Between the Motos: Ryan Hughes

September 29, 2009 1:20pm
By J.P. O’Connell

After not competing at the top level of motocross for nearly 4 years Ryan Hughes signed on the dotted line with Moto Twisted 7 Honda to compete at the final round of the MX1 British Motocross Championship. After securing 9th and 13th for a 12th place overall finish at Cornwall’s Landrake Moto Parc, we tracked down Ryno to find him handing out his gear to a huge crowd of adoring new fans. 

Racer X: Ryan, I guess the first question is what brings you here to the UK?
Ryan Hughes: “Well it’s trying to promote what I’m doing now; you know the coaching, teaching, Rynoland, Ryno Organics, all that different stuff. You know America is of course the biggest market but if you add up all of the other countries it’s bigger than the U.S., so rather than just have an American audience I want a worldwide audience. This has been my idea to have kind of a world tour and promote what I’m doing, as well as letting people see that I can still ride and that I’m still about it, in order for me to open up a market for next year. I plan to come back to all of these countries again next year as well as, hopefully, getting people out to the U.S. – a 50/50 split would be good. As well as the motocross I have a range of organic foods that I’m trying to promote and hopefully get worldwide, you know I’m not trying to get it all done in one year, I realize that this is a four, five year deal.”

So there’s a lot more to Ryno than just motocross these days?
“Well right now it’s purely trying to break into the motocross training market over here [U.K.] because everybody knows me that way. Once the coaching and teaching gets under way then they find out that there’s just as much about me that’s nutrition and training as there is the technical part on the motorcycle, and they get to see I’m really well rounded in what it takes to be one of the top motocrossers.”

Whose idea was it for you to ride this round of the British Motocross Championship?
“It was my idea to come over here and do a race, I mean it’s one thing to come over and teach a school but it’s another to come and show some people that, hey he can still ride and has the potential and a little different technique as well as still being very fit at 37 years old. I have about 10 years on most of the people here, I still think I have the pace but maybe today wasn’t the day to shine, but that’s motocross, you know. Importantly I’m walking away on my own two feet and with a smile on my face, as well as giving some of my old fans the opportunity to see me ride and also, hopefully, having made some new ones.”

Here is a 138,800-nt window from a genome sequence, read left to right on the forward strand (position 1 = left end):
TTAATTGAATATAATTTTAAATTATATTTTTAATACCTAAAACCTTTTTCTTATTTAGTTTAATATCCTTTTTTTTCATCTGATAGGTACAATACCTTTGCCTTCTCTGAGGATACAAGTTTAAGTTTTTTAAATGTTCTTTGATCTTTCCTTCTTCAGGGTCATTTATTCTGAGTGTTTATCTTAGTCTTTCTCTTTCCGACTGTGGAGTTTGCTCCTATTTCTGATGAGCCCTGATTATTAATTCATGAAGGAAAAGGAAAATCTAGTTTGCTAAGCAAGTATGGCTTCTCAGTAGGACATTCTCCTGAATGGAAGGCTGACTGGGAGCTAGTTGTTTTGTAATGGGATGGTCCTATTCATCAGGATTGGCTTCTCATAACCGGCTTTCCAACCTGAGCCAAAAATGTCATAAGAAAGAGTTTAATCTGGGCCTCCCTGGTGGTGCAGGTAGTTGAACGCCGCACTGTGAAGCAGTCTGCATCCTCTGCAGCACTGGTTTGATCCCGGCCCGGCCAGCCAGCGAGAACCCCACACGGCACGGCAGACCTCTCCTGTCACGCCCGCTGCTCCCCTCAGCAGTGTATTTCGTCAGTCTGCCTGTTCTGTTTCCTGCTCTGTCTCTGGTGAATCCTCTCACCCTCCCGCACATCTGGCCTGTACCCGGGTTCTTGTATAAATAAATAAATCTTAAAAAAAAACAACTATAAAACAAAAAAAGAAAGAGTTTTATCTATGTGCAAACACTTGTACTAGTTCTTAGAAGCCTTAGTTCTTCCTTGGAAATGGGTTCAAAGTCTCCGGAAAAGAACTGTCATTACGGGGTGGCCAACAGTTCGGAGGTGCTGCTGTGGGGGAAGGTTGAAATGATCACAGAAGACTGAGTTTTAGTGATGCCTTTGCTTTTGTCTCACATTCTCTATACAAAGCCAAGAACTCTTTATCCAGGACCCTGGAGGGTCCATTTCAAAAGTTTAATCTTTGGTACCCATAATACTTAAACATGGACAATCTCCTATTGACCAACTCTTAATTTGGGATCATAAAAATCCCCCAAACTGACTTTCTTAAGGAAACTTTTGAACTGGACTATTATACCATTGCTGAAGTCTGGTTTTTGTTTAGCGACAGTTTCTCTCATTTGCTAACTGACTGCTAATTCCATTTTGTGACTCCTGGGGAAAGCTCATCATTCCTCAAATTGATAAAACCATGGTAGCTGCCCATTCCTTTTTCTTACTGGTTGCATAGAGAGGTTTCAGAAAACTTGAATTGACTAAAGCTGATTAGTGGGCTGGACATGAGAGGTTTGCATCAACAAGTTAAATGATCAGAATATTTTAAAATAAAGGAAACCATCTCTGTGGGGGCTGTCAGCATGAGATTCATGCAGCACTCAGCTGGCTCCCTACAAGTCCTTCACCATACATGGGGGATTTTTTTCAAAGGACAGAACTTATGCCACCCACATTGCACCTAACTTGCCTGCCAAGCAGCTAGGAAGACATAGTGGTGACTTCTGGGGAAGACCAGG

In the UK we only really got to watch you once the internet got up to speed in about 2002!
( Laughing) “I’ve been about a lot longer than the internet! My pro career started in ’88, so it’s now 21 years of pro racing and there’s not too many people in the world who can say that and still be top 10 in pretty much any race that they go to. I still feel I can go better than 10th but what happens at the weekends is in the hands of the racing gods and is out of your control. It is what it is, the first moto was in my control, we had some settings that we changed and didn’t go back to so I kind of shot myself in the ass with that one! The second moto I felt better but got clipped on the first lap and was dead last.”

After nearly 4 years of not racing motocross how did you feel out there?
“Well I finished 9th in the first moto but the bike was riding me and I just don’t have that killer instinct to put it on the edge when I need to.”

Did I just hear Ryno say he doesn’t have the “killer” instinct!